Nerd Crap Archive


The Art of Glitching

So, a friend of mine asked me for any piece of mac or windows software that would “glitch” images as he needs it for some artsy thing. I didn’t quite understand what he was after at first, but when the conversation continued and I put my Google Fu to work I realized people were glitching images as an art form. You know when sometimes there’s data corruption on your hard or usb drive? Images get all twisted and/or with a crapton of artifacts in it. Glitching is the art of doing it on purpose! It’s also hella fun to look at the result in some cases. Here’s a ‘glitched’ image so you can have a better perception of what I’m talking about. Non glitched on the left, glitched on the right. Click them to see a bigger picture.

Non Glitched Glitched

Looks great, doesn’t it? But how exactly does one do this? Well…read on, friend.

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My take on what’s wrong with Blackberry

I’ve recently begun looking for a new smartphone as my trusty Spica started to feel a bit..uh..old. Odd for a 1 year old phone to start feeling old but hey, it had already been out for quite some time before I got it. Menus and interaction was a bit sluggish at times, couldn’t install as many apps as I wanted because it’s available space was very limited, started missing some calls because it wouldn’t ring (no idea what caused it), had to constantly factory reset/reinstall rom because something would go bork and stop working, etc. While doing so, I remembered how much I loved the qwerty physical keyboard on my former phone, the Nokia E71. With that in mind, I remembered how well regarded Blackberry phones are/used to be in that aspect, so I started checking out some online reviews.

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OS X Flashback trojan identification and removal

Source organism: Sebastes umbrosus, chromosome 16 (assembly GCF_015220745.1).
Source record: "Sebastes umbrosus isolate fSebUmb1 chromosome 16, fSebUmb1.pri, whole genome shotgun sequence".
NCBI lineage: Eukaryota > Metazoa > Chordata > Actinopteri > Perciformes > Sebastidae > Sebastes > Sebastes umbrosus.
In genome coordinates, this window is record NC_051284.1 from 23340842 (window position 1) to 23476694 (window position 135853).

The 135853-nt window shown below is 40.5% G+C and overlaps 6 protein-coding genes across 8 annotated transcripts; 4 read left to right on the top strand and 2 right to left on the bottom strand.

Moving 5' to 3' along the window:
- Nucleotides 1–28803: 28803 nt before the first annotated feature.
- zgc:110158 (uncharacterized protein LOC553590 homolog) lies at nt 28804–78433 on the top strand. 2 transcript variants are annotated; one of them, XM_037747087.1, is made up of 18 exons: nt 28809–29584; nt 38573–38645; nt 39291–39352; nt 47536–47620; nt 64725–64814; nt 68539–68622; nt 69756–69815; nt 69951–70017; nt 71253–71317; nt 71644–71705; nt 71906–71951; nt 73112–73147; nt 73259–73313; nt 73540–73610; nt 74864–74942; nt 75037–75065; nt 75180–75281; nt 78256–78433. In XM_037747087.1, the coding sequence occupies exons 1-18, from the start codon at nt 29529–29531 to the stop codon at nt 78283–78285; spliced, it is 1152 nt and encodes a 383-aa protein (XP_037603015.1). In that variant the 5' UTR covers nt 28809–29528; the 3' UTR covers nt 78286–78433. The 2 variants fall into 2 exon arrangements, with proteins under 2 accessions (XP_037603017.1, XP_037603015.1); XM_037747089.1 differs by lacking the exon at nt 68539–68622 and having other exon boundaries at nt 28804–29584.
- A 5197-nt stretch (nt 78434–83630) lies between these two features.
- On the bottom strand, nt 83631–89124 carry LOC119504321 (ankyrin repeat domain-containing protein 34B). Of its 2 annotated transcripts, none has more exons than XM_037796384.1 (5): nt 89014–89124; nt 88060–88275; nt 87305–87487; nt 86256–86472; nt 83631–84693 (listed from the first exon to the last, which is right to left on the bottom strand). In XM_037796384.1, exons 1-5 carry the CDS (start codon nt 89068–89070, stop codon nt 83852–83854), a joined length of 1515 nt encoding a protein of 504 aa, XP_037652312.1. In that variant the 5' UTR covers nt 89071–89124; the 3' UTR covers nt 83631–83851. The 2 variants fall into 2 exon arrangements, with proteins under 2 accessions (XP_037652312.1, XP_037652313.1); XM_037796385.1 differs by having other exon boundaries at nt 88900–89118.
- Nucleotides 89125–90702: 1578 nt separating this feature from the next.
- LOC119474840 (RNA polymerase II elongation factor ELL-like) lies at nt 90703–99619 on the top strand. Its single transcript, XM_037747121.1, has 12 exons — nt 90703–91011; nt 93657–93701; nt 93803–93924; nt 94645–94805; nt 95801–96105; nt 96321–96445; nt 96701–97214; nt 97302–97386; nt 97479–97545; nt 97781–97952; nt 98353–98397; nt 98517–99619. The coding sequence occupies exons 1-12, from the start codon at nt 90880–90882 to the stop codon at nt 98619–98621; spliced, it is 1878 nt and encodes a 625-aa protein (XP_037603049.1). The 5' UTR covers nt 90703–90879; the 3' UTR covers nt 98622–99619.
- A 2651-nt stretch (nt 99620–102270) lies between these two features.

Despite what most OS X users think and say, OS X is in fact as vulnerable to trojans and/or rootkits as any other Operating System. Though it is significantly harder (or not) to do so in a Unix machine, the increase in Apple computer users has turned their operating system a viable target for mass infection and botnet operation.

This time around, a trojan named as Flashback has reportedly infected more than half a million computers worldwide. It earned it’s name due to the nature of the infection, pretending to be an Adobe Flash update and thus being granted administrator privileges by unsuspecting users to download and install it’s payload.

Apparently the trojan takes advantage of flaws within the Java versions found within latest versions of OS X. Although Oracle published a fix for it several weeks ago, Apple is only just now making it available to it’s users generating this way a fair amount of controversy.

An advanced description of the trojan as well as identification and removal methods can be found here, thanks to the folks at F-Secure.


Edit: F-Secure has made a tool available online to remove Flashback from OS X machines here.


Sweet Home Alabama performed with tesla coils

Holy crap!


The Really Really Long DragonCon 2011 Video

All I can say is that I’d like to be there pointing at everything with a dumb smile on my face.